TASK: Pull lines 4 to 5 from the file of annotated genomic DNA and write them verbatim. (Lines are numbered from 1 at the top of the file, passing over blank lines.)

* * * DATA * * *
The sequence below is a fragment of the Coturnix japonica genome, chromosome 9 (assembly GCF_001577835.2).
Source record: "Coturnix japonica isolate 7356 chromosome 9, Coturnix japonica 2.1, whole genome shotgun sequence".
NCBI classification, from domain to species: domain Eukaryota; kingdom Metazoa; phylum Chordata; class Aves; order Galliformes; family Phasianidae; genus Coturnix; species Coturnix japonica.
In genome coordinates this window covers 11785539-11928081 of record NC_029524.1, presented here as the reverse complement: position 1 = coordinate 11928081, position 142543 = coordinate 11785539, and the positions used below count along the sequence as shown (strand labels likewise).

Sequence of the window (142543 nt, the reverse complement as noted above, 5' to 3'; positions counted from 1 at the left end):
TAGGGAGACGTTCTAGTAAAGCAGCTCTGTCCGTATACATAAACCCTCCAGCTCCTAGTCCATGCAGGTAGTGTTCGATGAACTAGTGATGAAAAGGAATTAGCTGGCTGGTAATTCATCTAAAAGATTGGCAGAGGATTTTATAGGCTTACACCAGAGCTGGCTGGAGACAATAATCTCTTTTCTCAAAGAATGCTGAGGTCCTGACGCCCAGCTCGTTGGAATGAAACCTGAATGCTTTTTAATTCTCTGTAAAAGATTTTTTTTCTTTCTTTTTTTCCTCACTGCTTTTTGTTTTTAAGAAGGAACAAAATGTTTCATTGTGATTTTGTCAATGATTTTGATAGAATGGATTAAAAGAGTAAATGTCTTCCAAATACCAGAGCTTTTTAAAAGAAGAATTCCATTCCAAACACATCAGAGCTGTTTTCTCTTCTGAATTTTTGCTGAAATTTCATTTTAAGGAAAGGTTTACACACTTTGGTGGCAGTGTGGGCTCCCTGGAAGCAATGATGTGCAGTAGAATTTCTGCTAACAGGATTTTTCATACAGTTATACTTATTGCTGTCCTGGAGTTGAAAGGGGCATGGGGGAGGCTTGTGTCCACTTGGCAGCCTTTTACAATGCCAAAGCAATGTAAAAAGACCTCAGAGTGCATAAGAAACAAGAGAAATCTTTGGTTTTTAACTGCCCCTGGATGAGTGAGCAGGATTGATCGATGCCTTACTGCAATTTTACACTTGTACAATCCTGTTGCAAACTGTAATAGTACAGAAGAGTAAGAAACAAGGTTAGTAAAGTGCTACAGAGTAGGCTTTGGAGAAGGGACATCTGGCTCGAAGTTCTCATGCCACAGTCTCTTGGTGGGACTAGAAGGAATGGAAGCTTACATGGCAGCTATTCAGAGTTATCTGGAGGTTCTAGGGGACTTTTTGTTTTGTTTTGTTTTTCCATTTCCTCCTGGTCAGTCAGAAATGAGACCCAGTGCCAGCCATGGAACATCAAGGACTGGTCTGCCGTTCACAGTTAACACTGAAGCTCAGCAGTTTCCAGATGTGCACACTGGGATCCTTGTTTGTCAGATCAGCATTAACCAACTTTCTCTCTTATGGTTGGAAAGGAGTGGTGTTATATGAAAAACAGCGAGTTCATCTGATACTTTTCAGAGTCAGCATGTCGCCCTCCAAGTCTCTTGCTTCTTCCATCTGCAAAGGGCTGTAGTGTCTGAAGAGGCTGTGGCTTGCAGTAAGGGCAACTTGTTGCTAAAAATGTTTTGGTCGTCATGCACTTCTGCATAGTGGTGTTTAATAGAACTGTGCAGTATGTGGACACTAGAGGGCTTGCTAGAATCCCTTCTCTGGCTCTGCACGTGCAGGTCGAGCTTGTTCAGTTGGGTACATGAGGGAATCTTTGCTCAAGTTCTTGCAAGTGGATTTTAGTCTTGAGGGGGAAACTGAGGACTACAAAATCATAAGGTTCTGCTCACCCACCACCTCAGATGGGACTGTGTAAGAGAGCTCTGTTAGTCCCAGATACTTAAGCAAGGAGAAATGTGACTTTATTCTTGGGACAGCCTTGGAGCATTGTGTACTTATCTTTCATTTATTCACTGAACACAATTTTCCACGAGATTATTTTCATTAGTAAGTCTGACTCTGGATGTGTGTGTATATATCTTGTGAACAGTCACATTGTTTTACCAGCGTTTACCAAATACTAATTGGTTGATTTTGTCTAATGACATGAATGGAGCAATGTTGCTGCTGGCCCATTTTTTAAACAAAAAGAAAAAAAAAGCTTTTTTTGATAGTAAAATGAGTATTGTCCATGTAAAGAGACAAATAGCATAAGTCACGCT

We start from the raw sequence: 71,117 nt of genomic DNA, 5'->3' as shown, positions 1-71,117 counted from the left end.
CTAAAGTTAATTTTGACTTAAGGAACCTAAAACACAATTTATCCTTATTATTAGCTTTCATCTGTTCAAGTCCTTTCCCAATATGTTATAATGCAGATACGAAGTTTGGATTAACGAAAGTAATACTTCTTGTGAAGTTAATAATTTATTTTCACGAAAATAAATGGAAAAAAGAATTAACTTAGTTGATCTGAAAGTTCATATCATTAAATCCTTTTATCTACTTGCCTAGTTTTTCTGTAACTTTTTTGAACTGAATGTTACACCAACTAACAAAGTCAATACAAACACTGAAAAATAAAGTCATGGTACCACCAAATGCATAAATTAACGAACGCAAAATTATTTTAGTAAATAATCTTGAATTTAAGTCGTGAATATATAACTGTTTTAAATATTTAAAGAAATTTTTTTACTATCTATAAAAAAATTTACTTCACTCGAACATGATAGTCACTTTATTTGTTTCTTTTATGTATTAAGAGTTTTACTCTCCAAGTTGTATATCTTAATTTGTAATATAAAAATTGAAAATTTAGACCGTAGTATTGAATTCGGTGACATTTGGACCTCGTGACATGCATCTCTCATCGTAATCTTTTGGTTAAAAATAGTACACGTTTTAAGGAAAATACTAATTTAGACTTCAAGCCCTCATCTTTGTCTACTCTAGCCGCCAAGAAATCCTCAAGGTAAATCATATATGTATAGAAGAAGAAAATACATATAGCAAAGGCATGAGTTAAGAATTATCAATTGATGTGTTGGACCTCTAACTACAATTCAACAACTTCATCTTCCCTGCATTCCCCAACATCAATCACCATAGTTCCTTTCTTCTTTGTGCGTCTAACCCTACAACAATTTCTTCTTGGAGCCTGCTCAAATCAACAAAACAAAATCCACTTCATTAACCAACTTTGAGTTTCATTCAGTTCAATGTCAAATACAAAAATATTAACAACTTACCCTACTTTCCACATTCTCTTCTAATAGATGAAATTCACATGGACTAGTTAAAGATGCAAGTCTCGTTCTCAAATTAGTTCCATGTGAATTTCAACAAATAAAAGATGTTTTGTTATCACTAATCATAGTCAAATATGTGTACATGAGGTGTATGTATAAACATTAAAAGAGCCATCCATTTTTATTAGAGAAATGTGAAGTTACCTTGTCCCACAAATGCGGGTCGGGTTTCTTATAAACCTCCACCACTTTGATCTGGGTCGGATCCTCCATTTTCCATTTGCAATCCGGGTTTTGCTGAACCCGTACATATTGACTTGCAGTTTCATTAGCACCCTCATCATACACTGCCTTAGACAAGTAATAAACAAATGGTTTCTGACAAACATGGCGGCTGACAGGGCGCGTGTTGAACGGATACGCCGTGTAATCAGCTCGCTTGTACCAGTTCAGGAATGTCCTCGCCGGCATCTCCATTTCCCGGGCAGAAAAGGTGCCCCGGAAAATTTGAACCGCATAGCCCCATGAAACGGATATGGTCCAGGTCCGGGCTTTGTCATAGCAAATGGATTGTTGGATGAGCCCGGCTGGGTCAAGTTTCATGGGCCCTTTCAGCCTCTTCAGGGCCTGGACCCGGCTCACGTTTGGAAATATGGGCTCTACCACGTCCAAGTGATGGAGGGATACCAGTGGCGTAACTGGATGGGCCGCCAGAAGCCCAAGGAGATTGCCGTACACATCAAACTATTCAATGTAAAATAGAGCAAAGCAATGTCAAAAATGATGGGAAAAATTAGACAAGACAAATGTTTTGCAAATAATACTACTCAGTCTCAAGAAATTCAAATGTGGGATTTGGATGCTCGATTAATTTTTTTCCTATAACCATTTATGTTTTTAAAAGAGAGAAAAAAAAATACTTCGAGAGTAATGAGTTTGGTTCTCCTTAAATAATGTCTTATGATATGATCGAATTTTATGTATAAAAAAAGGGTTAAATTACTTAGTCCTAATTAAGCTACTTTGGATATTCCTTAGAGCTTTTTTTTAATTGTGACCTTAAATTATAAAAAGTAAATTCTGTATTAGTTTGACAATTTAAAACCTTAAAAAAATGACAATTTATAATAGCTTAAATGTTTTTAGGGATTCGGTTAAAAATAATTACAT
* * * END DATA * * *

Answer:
In genome coordinates this window covers 11785539-11928081 of record NC_029524.1, presented here as the reverse complement: position 1 = coordinate 11928081, position 142543 = coordinate 11785539, and the positions used below count along the sequence as shown (strand labels likewise).

Sequence of the window (142543 nt, the reverse complement as noted above, 5' to 3'; positions counted from 1 at the left end):